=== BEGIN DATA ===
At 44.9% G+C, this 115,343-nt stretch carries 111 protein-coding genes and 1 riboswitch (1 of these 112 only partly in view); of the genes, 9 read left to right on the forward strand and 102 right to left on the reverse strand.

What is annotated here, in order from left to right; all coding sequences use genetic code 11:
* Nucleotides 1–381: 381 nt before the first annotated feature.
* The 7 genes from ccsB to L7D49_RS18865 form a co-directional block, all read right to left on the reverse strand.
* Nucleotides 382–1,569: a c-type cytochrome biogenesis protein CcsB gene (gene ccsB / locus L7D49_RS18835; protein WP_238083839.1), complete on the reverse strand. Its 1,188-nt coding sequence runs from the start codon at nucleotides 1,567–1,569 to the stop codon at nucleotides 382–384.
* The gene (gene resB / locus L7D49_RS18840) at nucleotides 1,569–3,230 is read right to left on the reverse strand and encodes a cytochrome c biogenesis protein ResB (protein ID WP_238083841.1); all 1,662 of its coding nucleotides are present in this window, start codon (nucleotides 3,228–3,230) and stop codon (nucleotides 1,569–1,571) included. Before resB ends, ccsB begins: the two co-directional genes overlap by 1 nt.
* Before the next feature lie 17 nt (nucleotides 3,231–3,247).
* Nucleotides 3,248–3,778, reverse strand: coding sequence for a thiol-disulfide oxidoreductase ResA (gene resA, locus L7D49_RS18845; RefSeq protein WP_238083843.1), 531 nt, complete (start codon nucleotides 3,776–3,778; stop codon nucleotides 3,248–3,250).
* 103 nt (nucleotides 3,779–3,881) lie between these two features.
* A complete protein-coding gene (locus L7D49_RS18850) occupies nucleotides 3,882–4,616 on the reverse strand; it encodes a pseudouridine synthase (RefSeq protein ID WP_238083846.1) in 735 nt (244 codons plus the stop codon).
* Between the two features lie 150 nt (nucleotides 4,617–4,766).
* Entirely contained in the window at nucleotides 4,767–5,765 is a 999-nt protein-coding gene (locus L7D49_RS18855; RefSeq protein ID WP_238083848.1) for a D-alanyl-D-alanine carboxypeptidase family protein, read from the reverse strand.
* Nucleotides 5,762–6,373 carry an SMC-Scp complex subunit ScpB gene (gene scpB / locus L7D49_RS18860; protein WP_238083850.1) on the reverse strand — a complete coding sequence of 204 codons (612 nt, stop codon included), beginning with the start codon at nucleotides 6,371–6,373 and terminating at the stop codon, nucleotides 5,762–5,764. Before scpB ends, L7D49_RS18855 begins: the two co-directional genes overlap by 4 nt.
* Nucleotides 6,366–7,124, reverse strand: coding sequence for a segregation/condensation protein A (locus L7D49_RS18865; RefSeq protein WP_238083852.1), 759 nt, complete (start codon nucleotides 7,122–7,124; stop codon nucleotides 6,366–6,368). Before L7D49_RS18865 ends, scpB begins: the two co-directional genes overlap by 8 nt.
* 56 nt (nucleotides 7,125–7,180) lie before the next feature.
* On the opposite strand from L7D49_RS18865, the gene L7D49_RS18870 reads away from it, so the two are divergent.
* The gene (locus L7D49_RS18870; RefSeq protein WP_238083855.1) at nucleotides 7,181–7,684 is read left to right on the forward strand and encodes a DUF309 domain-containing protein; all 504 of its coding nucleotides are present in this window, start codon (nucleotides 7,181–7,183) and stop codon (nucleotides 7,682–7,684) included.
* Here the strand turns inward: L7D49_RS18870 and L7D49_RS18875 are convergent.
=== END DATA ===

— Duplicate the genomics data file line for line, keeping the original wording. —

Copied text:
At 44.9% G+C, this 115,343-nt stretch carries 111 protein-coding genes and 1 riboswitch (1 of these 112 only partly in view); of the genes, 9 read left to right on the forward strand and 102 right to left on the reverse strand.

What is annotated here, in order from left to right; all coding sequences use genetic code 11:
* Nucleotides 1–381: 381 nt before the first annotated feature.
* The 7 genes from ccsB to L7D49_RS18865 form a co-directional block, all read right to left on the reverse strand.
* Nucleotides 382–1,569: a c-type cytochrome biogenesis protein CcsB gene (gene ccsB / locus L7D49_RS18835; protein WP_238083839.1), complete on the reverse strand. Its 1,188-nt coding sequence runs from the start codon at nucleotides 1,567–1,569 to the stop codon at nucleotides 382–384.
* The gene (gene resB / locus L7D49_RS18840) at nucleotides 1,569–3,230 is read right to left on the reverse strand and encodes a cytochrome c biogenesis protein ResB (protein ID WP_238083841.1); all 1,662 of its coding nucleotides are present in this window, start codon (nucleotides 3,228–3,230) and stop codon (nucleotides 1,569–1,571) included. Before resB ends, ccsB begins: the two co-directional genes overlap by 1 nt.
* Before the next feature lie 17 nt (nucleotides 3,231–3,247).
* Nucleotides 3,248–3,778, reverse strand: coding sequence for a thiol-disulfide oxidoreductase ResA (gene resA, locus L7D49_RS18845; RefSeq protein WP_238083843.1), 531 nt, complete (start codon nucleotides 3,776–3,778; stop codon nucleotides 3,248–3,250).
* 103 nt (nucleotides 3,779–3,881) lie between these two features.
* A complete protein-coding gene (locus L7D49_RS18850) occupies nucleotides 3,882–4,616 on the reverse strand; it encodes a pseudouridine synthase (RefSeq protein ID WP_238083846.1) in 735 nt (244 codons plus the stop codon).
* Between the two features lie 150 nt (nucleotides 4,617–4,766).
* Entirely contained in the window at nucleotides 4,767–5,765 is a 999-nt protein-coding gene (locus L7D49_RS18855; RefSeq protein ID WP_238083848.1) for a D-alanyl-D-alanine carboxypeptidase family protein, read from the reverse strand.
* Nucleotides 5,762–6,373 carry an SMC-Scp complex subunit ScpB gene (gene scpB / locus L7D49_RS18860; protein WP_238083850.1) on the reverse strand — a complete coding sequence of 204 codons (612 nt, stop codon included), beginning with the start codon at nucleotides 6,371–6,373 and terminating at the stop codon, nucleotides 5,762–5,764. Before scpB ends, L7D49_RS18855 begins: the two co-directional genes overlap by 4 nt.
* Nucleotides 6,366–7,124, reverse strand: coding sequence for a segregation/condensation protein A (locus L7D49_RS18865; RefSeq protein WP_238083852.1), 759 nt, complete (start codon nucleotides 7,122–7,124; stop codon nucleotides 6,366–6,368). Before L7D49_RS18865 ends, scpB begins: the two co-directional genes overlap by 8 nt.
* 56 nt (nucleotides 7,125–7,180) lie before the next feature.
* On the opposite strand from L7D49_RS18865, the gene L7D49_RS18870 reads away from it, so the two are divergent.
* The gene (locus L7D49_RS18870; RefSeq protein WP_238083855.1) at nucleotides 7,181–7,684 is read left to right on the forward strand and encodes a DUF309 domain-containing protein; all 504 of its coding nucleotides are present in this window, start codon (nucleotides 7,181–7,183) and stop codon (nucleotides 7,682–7,684) included.
* Here the strand turns inward: L7D49_RS18870 and L7D49_RS18875 are convergent.